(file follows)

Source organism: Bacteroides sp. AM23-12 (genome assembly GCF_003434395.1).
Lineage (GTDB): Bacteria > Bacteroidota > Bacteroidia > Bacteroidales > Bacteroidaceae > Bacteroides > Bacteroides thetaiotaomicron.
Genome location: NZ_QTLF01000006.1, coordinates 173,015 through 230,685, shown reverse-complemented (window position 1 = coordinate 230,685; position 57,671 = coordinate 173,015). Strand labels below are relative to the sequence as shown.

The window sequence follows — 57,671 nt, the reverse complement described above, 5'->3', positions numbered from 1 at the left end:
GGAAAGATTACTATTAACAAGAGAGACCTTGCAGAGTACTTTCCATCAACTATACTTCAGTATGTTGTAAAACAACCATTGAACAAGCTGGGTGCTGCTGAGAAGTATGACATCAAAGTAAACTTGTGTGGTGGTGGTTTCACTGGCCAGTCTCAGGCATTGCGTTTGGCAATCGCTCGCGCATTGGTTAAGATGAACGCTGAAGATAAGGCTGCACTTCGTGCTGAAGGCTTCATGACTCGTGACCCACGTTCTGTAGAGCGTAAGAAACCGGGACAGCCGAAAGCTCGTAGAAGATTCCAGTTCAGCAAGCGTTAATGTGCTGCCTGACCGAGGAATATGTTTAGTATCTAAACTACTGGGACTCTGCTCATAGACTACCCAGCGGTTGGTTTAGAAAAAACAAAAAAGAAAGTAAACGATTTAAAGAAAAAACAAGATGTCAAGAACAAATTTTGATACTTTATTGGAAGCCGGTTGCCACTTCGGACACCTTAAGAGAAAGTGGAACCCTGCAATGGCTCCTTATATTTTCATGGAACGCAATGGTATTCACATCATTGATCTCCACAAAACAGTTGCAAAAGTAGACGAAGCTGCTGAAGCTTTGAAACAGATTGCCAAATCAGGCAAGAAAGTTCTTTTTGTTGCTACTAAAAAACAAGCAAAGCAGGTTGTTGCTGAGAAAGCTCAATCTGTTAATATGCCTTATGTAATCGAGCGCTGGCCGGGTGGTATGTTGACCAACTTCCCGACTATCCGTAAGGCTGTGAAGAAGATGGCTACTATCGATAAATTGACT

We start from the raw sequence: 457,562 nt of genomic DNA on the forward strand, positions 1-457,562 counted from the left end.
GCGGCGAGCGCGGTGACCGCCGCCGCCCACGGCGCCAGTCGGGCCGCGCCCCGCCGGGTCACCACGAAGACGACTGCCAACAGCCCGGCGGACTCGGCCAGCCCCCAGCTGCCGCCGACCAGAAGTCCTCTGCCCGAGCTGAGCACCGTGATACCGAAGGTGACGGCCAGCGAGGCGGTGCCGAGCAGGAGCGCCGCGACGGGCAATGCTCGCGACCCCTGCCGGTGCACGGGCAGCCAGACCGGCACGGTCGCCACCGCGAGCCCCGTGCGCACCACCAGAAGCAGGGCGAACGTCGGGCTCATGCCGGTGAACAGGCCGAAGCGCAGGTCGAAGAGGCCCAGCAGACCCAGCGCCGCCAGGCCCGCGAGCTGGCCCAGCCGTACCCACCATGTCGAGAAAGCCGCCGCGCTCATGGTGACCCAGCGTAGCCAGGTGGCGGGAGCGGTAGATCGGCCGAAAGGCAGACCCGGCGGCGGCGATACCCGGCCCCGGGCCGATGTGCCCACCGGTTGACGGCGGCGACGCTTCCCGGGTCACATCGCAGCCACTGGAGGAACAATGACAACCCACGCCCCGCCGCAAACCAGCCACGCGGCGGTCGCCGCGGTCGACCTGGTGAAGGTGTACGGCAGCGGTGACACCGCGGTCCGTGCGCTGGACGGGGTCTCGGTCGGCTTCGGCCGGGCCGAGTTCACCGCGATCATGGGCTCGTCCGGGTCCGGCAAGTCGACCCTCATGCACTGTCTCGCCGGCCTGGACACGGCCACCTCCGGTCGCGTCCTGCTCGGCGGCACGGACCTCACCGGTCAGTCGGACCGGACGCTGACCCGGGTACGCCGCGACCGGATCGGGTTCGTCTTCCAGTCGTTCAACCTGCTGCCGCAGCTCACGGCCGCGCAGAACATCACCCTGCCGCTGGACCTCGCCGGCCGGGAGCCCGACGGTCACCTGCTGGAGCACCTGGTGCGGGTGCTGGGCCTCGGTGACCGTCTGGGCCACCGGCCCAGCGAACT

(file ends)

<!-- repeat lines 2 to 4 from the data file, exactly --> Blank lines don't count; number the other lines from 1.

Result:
Lineage (GTDB): Bacteria > Bacteroidota > Bacteroidia > Bacteroidales > Bacteroidaceae > Bacteroides > Bacteroides thetaiotaomicron.
Genome location: NZ_QTLF01000006.1, coordinates 173,015 through 230,685, shown reverse-complemented (window position 1 = coordinate 230,685; position 57,671 = coordinate 173,015). Strand labels below are relative to the sequence as shown.

The window sequence follows — 57,671 nt, the reverse complement described above, 5'->3', positions numbered from 1 at the left end: